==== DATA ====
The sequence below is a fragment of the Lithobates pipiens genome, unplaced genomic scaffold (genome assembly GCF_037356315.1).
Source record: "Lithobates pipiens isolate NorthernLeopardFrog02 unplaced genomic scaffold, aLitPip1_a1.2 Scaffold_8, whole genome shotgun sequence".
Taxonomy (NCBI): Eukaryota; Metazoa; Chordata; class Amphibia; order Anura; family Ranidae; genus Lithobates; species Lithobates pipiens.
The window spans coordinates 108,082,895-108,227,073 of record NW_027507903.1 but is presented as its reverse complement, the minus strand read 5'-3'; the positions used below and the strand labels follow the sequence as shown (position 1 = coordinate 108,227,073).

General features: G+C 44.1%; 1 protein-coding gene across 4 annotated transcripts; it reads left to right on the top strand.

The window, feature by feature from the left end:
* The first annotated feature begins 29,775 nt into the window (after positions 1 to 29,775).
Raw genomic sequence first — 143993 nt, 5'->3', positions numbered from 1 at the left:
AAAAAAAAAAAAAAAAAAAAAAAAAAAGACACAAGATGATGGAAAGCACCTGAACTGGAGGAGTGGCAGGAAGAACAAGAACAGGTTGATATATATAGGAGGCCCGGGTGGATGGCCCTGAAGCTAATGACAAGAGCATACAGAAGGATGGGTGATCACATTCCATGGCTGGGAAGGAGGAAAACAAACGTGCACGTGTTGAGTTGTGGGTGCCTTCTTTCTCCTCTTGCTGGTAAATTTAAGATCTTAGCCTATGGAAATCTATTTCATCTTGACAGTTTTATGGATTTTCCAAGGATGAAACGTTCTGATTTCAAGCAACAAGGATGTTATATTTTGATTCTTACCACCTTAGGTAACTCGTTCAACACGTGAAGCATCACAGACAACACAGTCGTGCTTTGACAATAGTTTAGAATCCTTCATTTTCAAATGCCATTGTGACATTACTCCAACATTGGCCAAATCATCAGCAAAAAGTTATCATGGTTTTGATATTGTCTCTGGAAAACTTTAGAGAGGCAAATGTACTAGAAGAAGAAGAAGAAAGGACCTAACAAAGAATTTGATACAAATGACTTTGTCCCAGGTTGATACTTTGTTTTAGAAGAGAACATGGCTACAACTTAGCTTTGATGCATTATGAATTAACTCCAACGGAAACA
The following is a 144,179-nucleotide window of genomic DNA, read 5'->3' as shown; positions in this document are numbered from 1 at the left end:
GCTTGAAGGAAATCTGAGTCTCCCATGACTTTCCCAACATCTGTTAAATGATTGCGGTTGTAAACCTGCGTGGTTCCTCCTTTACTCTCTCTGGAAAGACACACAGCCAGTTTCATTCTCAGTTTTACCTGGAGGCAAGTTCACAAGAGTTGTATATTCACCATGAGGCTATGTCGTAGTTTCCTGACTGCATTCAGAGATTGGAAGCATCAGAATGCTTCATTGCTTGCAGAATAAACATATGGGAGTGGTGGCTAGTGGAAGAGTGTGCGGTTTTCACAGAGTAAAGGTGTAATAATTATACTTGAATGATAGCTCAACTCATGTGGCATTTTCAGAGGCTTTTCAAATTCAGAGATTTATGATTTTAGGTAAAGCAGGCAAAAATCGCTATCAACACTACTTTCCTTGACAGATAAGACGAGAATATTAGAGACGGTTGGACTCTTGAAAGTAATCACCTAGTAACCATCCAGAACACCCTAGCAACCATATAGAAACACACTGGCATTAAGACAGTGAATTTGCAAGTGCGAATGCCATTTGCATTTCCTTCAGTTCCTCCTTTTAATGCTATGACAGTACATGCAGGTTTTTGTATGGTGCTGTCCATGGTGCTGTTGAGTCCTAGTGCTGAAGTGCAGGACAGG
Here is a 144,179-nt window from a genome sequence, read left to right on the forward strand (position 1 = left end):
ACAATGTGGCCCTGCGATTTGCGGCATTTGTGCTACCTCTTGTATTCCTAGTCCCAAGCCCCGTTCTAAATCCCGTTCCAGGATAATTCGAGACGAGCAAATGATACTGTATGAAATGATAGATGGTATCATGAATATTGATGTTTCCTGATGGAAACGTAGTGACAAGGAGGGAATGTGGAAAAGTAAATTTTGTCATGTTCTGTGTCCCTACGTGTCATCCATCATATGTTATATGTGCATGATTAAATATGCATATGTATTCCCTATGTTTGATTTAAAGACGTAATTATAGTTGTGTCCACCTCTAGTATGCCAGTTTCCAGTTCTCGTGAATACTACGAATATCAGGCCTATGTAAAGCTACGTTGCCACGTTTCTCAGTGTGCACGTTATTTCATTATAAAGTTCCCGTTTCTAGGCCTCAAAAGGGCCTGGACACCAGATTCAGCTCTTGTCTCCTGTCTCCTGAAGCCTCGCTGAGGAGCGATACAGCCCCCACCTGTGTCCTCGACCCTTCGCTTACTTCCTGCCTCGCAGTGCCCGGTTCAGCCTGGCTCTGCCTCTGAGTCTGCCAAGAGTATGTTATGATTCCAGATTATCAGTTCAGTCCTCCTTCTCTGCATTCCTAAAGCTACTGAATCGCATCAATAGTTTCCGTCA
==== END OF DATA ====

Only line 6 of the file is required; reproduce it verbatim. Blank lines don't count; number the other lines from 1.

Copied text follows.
The window, feature by feature from the left end: